YouTube Upgrades Its Services for Content Creators
YouTube CEO Susan Wojcicki unveiled new features for YouTube fans and content creators during her keynote at VidCon on Thursday. YouTube, which has been owned by Google (NASDAQ:GOOG)(NASDAQ:GOOGL) since 2006, has two main groups of users: those who create content to distribute on the site, and those who view that content. Most of the changes that YouTube announced are targeted at making it easier for content creators to make better, more popular content. And that’s great for YouTube, which pulls in revenue by placing advertising on popular videos.
According to a post on YouTube’s Creators blog — plus Wojcicki’s keynote — the new features were created to help YouTube content creators “make more [their] videos even more awesome, to reach global audiences and grow [their] businesses on YouTube.” Here’s a look at the new features that will be rolling out to YouTube on varying timelines within the next few months.
The feature, called Fan Subtitles, will encourage bilingual YouTube users to enter subtitles for videos. Mashable reports that Wojcicki told the VidCon audience at the Anaheim Convention Center in California that YouTube’s goal is “to make it that every video uploaded to YouTube will be available in every language.” The feature will also help users who are deaf or hard of hearing. Fans will be able to submit translations based on subtitles and captions provided by the content creator.
Analytics and management app
A mobile app called YouTube Creator Studio will enable content creators to track their channels’ metrics in real time, versus waiting up to three days to see updated stats, as they have in the past. The app, which is currently available on Android and will launch for iOS in the coming weeks, will also enable content creators to manage their videos. The app will be accompanied by changes to the desktop version of the Creator Studio, as well.
More funding options for content creators
Mashable reports that YouTube will enable content creators to provide direct links to Indiegogo and Kickstarter campaigns. YouTube’s blog post doesn’t mention those direct links, but instead emphasizes another feature that it might hope will replace those outside crowdsourcing campaigns. The site will launch a virtual tip jar, called Fan Funding, that content creators can sign up for to accept contributions of up to $500 anytime. The ability for content creators who are mainly known for their work on YouTube to actually raise financial support on YouTube could prevent them from needing to set up campaigns at Kickstarter or Indiegogo.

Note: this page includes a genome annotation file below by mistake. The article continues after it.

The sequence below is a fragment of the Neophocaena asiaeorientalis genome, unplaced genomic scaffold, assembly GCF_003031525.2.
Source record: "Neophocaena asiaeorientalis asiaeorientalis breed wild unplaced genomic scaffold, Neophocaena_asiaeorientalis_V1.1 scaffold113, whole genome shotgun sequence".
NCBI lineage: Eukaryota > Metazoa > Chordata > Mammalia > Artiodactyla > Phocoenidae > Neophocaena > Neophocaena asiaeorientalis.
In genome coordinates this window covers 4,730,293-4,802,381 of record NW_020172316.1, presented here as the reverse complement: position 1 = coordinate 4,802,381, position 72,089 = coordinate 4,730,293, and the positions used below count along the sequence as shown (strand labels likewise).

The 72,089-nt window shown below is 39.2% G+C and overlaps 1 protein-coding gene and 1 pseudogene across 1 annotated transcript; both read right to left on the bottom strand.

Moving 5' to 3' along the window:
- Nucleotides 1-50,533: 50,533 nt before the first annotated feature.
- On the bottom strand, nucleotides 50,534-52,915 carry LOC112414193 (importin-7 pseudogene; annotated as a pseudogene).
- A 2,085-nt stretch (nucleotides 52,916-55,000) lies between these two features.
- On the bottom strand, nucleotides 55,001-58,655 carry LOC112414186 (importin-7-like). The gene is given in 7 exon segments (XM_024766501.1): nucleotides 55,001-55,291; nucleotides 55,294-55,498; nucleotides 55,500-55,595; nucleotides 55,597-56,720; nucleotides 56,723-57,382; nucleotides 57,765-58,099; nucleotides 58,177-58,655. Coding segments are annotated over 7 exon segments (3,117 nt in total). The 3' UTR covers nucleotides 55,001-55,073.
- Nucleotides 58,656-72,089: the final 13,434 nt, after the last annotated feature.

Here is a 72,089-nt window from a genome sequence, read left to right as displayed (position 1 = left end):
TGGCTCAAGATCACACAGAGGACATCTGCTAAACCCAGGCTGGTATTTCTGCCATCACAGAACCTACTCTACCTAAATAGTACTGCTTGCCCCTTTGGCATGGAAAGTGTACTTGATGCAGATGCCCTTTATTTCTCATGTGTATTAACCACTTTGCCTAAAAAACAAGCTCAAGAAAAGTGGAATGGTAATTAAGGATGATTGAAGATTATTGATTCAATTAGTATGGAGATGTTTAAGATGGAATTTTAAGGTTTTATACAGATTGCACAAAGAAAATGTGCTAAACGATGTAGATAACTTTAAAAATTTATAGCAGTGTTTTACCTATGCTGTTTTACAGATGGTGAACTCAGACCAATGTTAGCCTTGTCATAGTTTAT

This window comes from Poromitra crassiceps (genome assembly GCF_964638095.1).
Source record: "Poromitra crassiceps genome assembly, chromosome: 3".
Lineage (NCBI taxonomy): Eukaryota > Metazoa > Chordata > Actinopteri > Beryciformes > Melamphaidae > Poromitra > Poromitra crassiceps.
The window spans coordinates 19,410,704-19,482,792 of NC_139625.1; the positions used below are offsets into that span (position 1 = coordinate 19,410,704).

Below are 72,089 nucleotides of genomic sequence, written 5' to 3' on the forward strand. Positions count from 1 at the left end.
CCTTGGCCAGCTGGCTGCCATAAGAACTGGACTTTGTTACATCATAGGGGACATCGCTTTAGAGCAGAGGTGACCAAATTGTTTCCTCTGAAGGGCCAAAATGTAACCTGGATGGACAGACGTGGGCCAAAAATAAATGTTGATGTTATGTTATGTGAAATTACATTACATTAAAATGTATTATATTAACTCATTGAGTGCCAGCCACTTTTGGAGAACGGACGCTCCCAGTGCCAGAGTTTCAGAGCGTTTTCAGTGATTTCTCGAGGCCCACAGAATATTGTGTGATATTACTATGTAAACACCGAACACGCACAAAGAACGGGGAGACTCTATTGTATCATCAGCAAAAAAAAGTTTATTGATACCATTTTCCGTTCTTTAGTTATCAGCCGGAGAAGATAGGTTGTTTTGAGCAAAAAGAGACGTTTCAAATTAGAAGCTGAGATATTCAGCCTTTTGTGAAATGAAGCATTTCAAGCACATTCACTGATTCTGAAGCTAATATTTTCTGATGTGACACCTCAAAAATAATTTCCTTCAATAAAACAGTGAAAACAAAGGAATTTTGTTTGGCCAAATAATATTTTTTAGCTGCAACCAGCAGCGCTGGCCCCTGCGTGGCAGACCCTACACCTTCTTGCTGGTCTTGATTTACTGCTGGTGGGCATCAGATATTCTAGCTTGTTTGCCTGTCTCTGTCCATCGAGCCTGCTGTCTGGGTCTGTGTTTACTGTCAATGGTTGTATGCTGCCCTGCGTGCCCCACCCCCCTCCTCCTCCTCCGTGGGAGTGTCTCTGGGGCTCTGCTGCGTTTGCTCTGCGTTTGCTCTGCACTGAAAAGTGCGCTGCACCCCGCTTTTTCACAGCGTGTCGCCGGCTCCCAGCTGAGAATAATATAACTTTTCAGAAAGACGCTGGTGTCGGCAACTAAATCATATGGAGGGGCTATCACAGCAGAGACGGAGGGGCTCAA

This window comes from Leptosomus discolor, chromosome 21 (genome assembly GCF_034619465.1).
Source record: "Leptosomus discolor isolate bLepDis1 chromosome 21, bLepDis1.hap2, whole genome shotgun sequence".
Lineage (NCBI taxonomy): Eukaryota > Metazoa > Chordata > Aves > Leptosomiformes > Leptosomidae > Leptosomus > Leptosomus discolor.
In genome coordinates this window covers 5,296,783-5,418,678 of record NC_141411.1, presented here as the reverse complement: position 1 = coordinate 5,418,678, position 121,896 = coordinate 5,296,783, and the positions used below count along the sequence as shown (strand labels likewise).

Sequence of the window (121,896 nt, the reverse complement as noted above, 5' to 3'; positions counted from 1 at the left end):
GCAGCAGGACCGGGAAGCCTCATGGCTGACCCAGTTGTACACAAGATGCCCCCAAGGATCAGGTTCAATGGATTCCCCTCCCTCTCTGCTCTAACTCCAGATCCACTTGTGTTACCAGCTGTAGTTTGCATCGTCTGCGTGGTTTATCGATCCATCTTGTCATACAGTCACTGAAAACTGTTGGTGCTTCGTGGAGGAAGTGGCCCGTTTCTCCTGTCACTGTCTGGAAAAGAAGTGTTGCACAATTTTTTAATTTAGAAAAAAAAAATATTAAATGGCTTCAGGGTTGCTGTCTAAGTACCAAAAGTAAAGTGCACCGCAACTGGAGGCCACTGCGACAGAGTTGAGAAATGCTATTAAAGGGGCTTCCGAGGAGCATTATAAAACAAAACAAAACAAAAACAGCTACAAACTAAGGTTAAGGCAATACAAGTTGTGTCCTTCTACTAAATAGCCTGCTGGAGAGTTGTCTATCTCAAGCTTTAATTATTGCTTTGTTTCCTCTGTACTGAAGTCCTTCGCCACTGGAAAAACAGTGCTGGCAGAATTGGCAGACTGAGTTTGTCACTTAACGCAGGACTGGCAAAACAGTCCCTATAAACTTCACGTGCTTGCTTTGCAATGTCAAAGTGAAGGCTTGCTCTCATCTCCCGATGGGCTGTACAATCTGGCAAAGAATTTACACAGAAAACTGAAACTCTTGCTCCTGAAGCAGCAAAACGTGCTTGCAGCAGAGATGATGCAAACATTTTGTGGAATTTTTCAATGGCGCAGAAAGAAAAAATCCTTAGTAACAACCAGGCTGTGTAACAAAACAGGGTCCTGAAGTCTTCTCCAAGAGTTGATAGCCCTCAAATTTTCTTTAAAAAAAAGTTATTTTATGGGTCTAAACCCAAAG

Improved music and sound effects library
YouTube is adding 7,500 sound effects to its Audio Library, plus more royalty-free songs for content creators to use in their videos. The Audio Library previously only included songs, not sound effects, and the new additions are available now.
Support for 60 FPS playback
The feature to support higher frame rates, including 48 and 60 FPS, will show smoother, better pictures to users, and will be especially useful for those who watch video game footage on YouTube. Channels that upload videos from high frame rate titles have asked for the feature in the past, and support will roll out “in the coming months” but can be previewed with some of the videos on the YouTube Creator Channel.
System to tag contributors
A feature called Creator Credits will let content creators tag the collaborators who contribute to their videos, linking directly to collaborators’ YouTube channels. It sounds like the timeline to launch for this feature is further out than the others, but YouTube’s “vision” for the feature also includes the ability to index content creators, enabling them to search for collaborators based on their work and their location.
YouTube will roll out interactive information cards, which will feature better visual design and can be programmed once to work on desktops, phones, and tablets. Mashable also reports that YouTube cards will overlay videos and enable viewers to click through to a variety of sites to make a purchases — any site from the Google Play Store to third-party retailers.
SiriusXM show to highlight artists
A new, weekly show on SiriusXM (NASDAQ:SIRI) called “The YouTube 15″ will be hosted by Jenna Marbles and highlight “the biggest names and rising stars in music from YouTube” to drive more viewers to up and coming content creators.
More ways to create playlists
Following the recent addition of playlist analytics, content creators will see as-yet unspecified methods of creating and enabling the discovery of playlists. As YouTube’s blog post puts it, “all the time you spend building them translates into easier discovery for viewers and better results for you.”
YouTube is the world’s biggest platform for online video, so it’s a natural step for the site to provide better resources and more features to the people who make it so successful: its content creators. The decision to let users know about upcoming changes before they roll out also lets content creators plan for the changes the new features will bring to the platform. The cumulative effect of the changes and new features is that content creators will have more options to consider as they work to make their YouTube channels more popular and more profitable.
The Fan Funding feature is an especially smart move, and while it may not have a significant impact on businesses like Kickstarter or Indiegogo, it could be a huge benefit for content creators — both YouTube’s goal with the feature and in the site’s best interest.